In a word, any one who should read them for the perverse purpose of exciting the imagination, by dwelling on amorous scenes and ardent expressions, would undoubtedly derive from them as much harm as, though perhaps not more than, he would from the perusal of Byron, Moore, Shakspeare, and many other English poets. But there are other motives for studying this poet which seem to be justifiable, and even laudable. It is right that persons of discretion should form a correct idea of the real state of morals in heathen Rome. It is right that the genius of Roman elegy should be known from its earliest and best sources. It is right that every aid should be afforded for acquiring a perfect knowledge of the most important language of antiquity. It is not right that the very valuable archæological and historical facts to be derived from such a writer as Propertius should be lost, because a few of his verses are pruriently worded or wanton in sentiment. Had I, indeed, been allowed to expurgate, the omission of less than fifty lines would have removed every passage which could be called tangibly objectionable. But the practice is not, in this country, generally approved; and the advice I asked and received from distinguished scholars in 'both Universities, added to the wish of the Publisher, determined me to face the risk in the other direction. I am of opinion also that a book like Propertius should either be read in its entirety or not at all. You may expunge certain verses, more obviously offensive; but you cannot conceal the mind and morals of the writer. There remains, after all, but a Gallus Priapus.* The truth is, I have no expectation that Propertius will ever become a class-book in our Public Schools through any efforts of mine: and this expectation, as it approaches to a conviction, lightens and even removes the sense of responsibility. Great as is the beauty, and considerable as is the literary value of his poems, their difficulty is greater. It is not for very young students that his peculiar Latinity and somewhat irregular method of composition are adapted. Were it otherwise, while such works as Horace's Odes, Ovid's Epistles, Fasti, and Metamorphoses, and the Plays of Terence, are placed in the hands of youth, I know not how an exception could reasonably be made in disfavour of Propertius. But, if he is to be read at all, it is of course advisable that a correct text should be used, and that his meaning should be rightly understood by the aid of the best commentary that can be procured. Such then are the considerations which induced me to attempt to supply a want by preparing the present edition. To have executed the task to my own satisfaction would have required not only a much longer time, but access to a greater number of books, than I had at command. Still I may hope, that where very much was to be done, some little at least has been effected. English notes may perhaps be thought less adapted for the explanation of passages, where the thin veil of the Latin language would have thrown some degree of reserve over the necessary comments. But this, after all, would be only in appearance. The real question is, what is said, not the manner of saying it. And while I trust that nothing will be found in the notes that can reasonably offend, I cannot hope to have satisfied the scruples of the fastidiously sensitive. I repeat, such as these should not read Propertius at all.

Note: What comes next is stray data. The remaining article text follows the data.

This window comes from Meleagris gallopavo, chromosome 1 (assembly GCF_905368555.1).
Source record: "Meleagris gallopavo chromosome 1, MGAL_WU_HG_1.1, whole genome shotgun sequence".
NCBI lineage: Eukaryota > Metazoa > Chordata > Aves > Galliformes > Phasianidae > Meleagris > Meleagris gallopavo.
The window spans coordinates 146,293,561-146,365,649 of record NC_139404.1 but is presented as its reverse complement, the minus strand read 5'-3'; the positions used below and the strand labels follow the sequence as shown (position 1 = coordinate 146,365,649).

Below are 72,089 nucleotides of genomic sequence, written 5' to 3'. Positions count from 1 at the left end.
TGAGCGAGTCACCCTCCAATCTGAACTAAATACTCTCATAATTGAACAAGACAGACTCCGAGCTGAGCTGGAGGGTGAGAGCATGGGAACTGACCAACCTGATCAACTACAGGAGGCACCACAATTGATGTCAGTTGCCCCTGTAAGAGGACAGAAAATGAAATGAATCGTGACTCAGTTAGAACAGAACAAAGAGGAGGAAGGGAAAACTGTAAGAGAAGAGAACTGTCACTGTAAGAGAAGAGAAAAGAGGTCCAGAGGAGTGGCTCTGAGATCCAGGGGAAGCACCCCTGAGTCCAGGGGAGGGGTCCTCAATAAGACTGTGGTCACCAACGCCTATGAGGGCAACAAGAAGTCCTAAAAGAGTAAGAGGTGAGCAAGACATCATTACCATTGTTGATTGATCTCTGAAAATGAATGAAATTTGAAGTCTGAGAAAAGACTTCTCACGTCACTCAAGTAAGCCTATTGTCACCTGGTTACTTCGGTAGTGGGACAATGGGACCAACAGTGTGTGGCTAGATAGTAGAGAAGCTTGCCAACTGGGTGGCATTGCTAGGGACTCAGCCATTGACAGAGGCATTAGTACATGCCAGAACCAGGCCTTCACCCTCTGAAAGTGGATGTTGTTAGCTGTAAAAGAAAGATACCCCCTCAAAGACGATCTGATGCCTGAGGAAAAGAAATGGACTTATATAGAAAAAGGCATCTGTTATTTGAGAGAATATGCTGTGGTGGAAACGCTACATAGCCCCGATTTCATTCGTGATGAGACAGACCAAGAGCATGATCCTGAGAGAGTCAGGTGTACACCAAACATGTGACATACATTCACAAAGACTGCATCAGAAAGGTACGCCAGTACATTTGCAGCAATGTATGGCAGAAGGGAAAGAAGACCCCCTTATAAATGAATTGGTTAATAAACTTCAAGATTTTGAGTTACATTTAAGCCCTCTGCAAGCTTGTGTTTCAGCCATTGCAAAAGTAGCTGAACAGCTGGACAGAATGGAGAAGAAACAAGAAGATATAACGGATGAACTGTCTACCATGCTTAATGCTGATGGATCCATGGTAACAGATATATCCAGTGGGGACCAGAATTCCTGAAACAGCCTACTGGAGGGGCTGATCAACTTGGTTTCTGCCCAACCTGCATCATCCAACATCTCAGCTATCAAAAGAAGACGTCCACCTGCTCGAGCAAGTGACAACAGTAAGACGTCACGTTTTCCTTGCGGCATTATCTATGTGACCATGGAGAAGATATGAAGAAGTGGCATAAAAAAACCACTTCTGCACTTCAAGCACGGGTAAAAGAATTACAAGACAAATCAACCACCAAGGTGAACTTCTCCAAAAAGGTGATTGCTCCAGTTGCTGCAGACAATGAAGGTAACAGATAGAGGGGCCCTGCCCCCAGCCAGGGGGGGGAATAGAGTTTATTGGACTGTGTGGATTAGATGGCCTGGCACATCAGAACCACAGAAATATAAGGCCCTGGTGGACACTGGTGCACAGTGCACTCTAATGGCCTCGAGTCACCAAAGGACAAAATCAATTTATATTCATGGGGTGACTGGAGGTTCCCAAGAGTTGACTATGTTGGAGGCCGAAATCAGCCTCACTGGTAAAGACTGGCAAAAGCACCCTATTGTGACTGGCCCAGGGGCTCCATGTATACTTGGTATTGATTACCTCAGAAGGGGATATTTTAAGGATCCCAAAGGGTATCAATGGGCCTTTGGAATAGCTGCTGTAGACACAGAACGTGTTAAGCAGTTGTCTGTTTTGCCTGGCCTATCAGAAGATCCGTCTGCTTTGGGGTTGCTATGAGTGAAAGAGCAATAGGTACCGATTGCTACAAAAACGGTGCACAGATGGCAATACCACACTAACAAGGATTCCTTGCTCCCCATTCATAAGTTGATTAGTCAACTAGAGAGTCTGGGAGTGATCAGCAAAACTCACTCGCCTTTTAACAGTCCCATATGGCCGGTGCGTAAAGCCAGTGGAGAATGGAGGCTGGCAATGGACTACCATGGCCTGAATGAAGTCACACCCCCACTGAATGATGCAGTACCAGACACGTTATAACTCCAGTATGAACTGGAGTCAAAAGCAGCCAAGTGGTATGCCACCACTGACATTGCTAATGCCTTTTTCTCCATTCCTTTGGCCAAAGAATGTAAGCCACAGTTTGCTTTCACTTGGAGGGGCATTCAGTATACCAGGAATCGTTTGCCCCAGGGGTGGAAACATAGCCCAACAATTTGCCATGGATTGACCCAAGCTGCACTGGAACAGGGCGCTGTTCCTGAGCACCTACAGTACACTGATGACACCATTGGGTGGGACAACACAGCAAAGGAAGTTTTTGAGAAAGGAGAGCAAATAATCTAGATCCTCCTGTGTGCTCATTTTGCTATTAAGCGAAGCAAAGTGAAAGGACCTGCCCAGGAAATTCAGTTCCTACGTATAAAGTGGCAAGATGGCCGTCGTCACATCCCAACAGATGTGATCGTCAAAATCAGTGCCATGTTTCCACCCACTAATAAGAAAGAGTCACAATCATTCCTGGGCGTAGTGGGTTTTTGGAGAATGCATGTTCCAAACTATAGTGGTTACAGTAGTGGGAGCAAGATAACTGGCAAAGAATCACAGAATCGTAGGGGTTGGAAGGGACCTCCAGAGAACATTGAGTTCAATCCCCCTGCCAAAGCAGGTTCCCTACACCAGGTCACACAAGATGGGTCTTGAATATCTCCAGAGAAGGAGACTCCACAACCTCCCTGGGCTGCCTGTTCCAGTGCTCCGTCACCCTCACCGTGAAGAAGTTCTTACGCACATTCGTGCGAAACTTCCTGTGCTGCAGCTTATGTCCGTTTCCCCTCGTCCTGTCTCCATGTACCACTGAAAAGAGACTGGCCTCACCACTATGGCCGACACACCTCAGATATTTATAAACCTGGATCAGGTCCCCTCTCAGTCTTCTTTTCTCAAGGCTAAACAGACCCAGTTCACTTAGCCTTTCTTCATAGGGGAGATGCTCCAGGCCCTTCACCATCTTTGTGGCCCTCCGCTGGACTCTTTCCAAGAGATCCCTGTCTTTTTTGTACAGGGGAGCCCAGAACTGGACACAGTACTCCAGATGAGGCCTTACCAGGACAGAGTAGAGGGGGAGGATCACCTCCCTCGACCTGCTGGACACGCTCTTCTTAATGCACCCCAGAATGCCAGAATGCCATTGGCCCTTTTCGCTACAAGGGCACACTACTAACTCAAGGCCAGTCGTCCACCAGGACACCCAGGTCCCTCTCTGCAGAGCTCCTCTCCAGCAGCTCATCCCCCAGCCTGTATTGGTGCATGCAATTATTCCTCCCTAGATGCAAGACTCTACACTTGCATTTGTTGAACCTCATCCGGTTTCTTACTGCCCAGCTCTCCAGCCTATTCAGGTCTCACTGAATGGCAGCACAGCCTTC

* Remed. Amor. v. 763.

* Martial, i. 36, 14.

It is scarcely creditable to classical learning in this country, that not a single critical edition of Propertius* has ever issued from the English press. The few which have been published are mere reprints from Dutch or German editions, with or without Variorum notes. In Germany, on the contrary, the numerous and elaborate editions which have appeared attest the high value set upon this fine author by our more intellectual and literary neighbours. This fact is the more remarkable, because the English practice of Latin versification—to which, I believe, the Germans in general pay less attention than we do,—ought long ago to have awakened an appreciation and a careful study of these poems as models for at least a certain style of composition. Touching as are the simple lays of Tibullus, graceful and winning as is the elegance and consummate the art of Ovid, neither of these, nor any of the less celebrated writers of elegy, can compete with the powerful diction and the deep pathos of Propertius. His soul was of that ardent cast which poured out its whole energies in song. His intensity of feeling found expression in language at once rich, glowing, and original. It has been too much the fashion to disparage him as a somewhat

* Excepting, perhaps, that pub- | editions and the then imperfectly collished anonymously at Cambridge in lated MSS., and is a work of con1702, which is founded on the old / siderable merit.